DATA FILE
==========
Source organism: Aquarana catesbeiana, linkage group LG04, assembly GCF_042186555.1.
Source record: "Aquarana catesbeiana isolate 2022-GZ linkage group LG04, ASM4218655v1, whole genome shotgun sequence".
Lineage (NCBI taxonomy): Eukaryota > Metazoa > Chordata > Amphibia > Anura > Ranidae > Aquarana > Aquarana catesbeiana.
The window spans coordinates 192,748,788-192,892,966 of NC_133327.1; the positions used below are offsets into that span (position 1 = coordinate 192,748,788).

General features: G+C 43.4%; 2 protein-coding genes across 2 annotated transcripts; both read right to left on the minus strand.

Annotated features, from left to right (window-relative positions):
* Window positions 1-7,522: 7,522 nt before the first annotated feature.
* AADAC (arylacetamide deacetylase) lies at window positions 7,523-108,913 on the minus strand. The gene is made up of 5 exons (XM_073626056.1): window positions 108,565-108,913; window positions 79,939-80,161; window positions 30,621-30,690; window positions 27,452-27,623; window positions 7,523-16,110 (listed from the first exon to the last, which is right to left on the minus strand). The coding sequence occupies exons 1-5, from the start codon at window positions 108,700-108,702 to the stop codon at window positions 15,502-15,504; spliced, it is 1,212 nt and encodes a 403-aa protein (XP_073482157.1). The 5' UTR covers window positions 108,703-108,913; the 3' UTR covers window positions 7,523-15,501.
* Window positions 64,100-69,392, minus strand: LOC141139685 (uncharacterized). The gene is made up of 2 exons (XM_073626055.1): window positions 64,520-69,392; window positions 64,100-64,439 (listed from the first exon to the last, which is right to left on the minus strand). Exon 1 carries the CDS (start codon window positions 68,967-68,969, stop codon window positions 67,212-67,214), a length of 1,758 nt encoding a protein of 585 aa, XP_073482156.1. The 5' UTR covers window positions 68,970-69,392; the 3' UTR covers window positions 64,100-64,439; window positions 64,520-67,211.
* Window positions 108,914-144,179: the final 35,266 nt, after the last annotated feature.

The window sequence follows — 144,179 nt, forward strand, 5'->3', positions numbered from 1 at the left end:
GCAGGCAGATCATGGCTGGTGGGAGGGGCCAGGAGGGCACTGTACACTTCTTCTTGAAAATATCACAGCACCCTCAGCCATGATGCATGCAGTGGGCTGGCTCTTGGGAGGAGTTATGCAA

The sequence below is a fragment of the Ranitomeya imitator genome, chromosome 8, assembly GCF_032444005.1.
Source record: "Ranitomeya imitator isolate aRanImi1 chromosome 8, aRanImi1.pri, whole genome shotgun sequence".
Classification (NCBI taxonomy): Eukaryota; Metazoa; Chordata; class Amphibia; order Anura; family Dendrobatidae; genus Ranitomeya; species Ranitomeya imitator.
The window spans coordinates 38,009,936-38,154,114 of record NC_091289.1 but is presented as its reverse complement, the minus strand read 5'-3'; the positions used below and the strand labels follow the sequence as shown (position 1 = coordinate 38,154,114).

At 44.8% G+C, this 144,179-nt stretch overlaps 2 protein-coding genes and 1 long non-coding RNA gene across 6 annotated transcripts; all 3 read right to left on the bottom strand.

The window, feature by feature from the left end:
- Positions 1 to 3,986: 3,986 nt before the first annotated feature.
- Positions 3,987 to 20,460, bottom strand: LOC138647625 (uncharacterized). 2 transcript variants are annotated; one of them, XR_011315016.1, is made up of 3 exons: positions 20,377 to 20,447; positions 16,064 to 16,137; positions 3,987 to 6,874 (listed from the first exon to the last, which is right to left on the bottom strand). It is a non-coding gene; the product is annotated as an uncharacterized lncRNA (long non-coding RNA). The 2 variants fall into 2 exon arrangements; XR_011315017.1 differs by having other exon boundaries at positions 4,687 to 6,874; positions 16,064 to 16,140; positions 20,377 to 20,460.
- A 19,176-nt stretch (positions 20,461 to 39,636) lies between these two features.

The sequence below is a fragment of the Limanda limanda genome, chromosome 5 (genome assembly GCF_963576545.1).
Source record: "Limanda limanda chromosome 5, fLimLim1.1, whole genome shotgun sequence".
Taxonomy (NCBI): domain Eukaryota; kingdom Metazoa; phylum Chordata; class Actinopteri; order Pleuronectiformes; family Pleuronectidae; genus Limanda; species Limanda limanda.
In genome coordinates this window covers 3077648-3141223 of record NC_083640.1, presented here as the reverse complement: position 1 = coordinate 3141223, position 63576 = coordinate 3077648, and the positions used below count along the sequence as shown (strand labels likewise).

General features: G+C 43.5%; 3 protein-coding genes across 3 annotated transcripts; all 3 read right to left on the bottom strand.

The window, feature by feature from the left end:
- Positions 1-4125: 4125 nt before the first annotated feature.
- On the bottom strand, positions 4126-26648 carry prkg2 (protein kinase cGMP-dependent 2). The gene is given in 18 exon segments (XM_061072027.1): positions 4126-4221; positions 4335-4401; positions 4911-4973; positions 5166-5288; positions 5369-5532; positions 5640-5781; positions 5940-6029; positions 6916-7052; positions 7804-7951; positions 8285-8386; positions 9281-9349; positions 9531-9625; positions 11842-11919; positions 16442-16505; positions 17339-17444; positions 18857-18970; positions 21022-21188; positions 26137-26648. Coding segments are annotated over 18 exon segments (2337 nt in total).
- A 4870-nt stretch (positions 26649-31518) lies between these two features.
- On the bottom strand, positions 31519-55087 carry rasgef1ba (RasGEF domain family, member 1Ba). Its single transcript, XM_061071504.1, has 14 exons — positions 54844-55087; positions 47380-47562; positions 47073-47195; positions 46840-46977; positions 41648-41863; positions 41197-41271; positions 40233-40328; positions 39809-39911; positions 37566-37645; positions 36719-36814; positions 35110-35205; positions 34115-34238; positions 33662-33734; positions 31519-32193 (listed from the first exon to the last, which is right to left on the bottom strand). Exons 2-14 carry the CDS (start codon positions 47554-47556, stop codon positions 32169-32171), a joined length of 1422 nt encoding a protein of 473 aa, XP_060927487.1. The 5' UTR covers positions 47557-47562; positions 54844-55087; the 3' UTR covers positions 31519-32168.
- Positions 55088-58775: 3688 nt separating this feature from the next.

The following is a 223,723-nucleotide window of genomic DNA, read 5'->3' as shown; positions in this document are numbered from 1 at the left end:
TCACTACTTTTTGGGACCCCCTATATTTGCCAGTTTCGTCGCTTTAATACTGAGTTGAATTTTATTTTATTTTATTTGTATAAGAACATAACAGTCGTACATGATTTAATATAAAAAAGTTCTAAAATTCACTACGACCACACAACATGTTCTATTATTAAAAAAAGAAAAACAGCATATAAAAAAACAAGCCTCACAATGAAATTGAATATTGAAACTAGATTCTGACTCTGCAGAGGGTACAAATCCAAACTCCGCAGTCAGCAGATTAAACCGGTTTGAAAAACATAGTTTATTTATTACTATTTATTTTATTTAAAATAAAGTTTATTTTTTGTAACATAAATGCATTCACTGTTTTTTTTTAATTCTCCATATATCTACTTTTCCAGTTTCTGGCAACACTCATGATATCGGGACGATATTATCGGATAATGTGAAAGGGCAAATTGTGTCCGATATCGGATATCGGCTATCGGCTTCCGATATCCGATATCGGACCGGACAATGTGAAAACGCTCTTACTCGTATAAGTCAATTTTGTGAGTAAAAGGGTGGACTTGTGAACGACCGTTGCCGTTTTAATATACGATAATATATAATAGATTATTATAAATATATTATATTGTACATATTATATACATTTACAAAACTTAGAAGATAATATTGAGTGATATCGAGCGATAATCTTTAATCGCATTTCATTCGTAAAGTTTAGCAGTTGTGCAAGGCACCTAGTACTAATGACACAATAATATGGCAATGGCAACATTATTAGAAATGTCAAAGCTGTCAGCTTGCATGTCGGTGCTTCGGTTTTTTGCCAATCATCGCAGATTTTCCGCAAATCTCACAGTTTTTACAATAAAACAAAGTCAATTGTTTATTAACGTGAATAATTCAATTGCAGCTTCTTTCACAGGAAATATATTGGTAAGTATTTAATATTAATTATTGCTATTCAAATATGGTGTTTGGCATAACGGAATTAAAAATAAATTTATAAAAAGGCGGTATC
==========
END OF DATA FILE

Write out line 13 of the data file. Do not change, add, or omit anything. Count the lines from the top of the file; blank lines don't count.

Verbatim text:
The sequence below is a fragment of the Ranitomeya imitator genome, chromosome 8, assembly GCF_032444005.1.